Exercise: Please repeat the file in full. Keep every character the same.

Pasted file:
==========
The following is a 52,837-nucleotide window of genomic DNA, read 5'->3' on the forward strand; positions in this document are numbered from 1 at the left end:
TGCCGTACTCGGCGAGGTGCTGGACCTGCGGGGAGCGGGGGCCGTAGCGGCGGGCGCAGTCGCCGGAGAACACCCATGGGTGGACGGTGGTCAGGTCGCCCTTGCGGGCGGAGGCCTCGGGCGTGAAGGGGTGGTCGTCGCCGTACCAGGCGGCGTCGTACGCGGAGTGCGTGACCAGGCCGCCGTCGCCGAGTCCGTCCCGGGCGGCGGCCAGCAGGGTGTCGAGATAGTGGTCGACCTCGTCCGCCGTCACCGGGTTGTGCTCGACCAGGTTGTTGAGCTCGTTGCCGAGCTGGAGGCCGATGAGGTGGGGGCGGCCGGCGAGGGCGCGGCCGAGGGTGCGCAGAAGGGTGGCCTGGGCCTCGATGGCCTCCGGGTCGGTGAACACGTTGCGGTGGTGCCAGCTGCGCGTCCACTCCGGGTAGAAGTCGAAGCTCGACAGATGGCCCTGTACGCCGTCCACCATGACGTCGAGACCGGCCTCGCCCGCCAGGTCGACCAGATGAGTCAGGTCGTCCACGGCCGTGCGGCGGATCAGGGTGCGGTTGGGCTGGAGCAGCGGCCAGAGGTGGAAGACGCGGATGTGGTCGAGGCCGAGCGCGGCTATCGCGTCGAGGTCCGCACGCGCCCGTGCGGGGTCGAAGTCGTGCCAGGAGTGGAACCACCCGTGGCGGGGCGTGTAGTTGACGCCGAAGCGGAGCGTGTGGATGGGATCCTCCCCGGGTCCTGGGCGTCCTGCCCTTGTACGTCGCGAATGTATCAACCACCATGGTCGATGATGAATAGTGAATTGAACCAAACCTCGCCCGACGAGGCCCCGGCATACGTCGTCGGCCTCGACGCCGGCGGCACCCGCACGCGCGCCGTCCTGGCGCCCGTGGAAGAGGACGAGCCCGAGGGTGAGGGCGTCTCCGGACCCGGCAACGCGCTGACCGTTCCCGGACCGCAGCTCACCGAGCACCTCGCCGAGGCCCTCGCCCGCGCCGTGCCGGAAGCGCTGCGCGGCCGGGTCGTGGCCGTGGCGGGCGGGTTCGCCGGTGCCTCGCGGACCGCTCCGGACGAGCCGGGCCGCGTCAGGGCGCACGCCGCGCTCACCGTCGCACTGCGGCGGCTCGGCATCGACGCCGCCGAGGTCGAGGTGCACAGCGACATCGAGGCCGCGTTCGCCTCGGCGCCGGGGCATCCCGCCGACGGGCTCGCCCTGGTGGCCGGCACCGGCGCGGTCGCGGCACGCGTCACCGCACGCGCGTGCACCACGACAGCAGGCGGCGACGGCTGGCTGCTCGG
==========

The following is a 52,837-nucleotide window of genomic DNA, read 5'->3' on the forward strand; positions in this document are numbered from 1 at the left end:
TGCCGTACTCGGCGAGGTGCTGGACCTGCGGGGAGCGGGGGCCGTAGCGGCGGGCGCAGTCGCCGGAGAACACCCATGGGTGGACGGTGGTCAGGTCGCCCTTGCGGGCGGAGGCCTCGGGCGTGAAGGGGTGGTCGTCGCCGTACCAGGCGGCGTCGTACGCGGAGTGCGTGACCAGGCCGCCGTCGCCGAGTCCGTCCCGGGCGGCGGCCAGCAGGGTGTCGAGATAGTGGTCGACCTCGTCCGCCGTCACCGGGTTGTGCTCGACCAGGTTGTTGAGCTCGTTGCCGAGCTGGAGGCCGATGAGGTGGGGGCGGCCGGCGAGGGCGCGGCCGAGGGTGCGCAGAAGGGTGGCCTGGGCCTCGATGGCCTCCGGGTCGGTGAACACGTTGCGGTGGTGCCAGCTGCGCGTCCACTCCGGGTAGAAGTCGAAGCTCGACAGATGGCCCTGTACGCCGTCCACCATGACGTCGAGACCGGCCTCGCCCGCCAGGTCGACCAGATGAGTCAGGTCGTCCACGGCCGTGCGGCGGATCAGGGTGCGGTTGGGCTGGAGCAGCGGCCAGAGGTGGAAGACGCGGATGTGGTCGAGGCCGAGCGCGGCTATCGCGTCGAGGTCCGCACGCGCCCGTGCGGGGTCGAAGTCGTGCCAGGAGTGGAACCACCCGTGGCGGGGCGTGTAGTTGACGCCGAAGCGGAGCGTGTGGATGGGATCCTCCCCGGGTCCTGGGCGTCCTGCCCTTGTACGTCGCGAATGTATCAACCACCATGGTCGATGATGAATAGTGAATTGAACCAAACCTCGCCCGACGAGGCCCCGGCATACGTCGTCGGCCTCGACGCCGGCGGCACCCGCACGCGCGCCGTCCTGGCGCCCGTGGAAGAGGACGAGCCCGAGGGTGAGGGCGTCTCCGGACCCGGCAACGCGCTGACCGTTCCCGGACCGCAGCTCACCGAGCACCTCGCCGAGGCCCTCGCCCGCGCCGTGCCGGAAGCGCTGCGCGGCCGGGTCGTGGCCGTGGCGGGCGGGTTCGCCGGTGCCTCGCGGACCGCTCCGGACGAGCCGGGCCGCGTCAGGGCGCACGCCGCGCTCACCGTCGCACTGCGGCGGCTCGGCATCGACGCCGCCGAGGTCGAGGTGCACAGCGACATCGAGGCCGCGTTCGCCTCGGCGCCGGGGCATCCCGCCGACGGGCTCGCCCTGGTGGCCGGCACCGGCGCGGTCGCGGCACGCGTCACCGCACGCGCGTGCACCACGACAGCAGGCGGCGACGGCTGGCTGCTCGG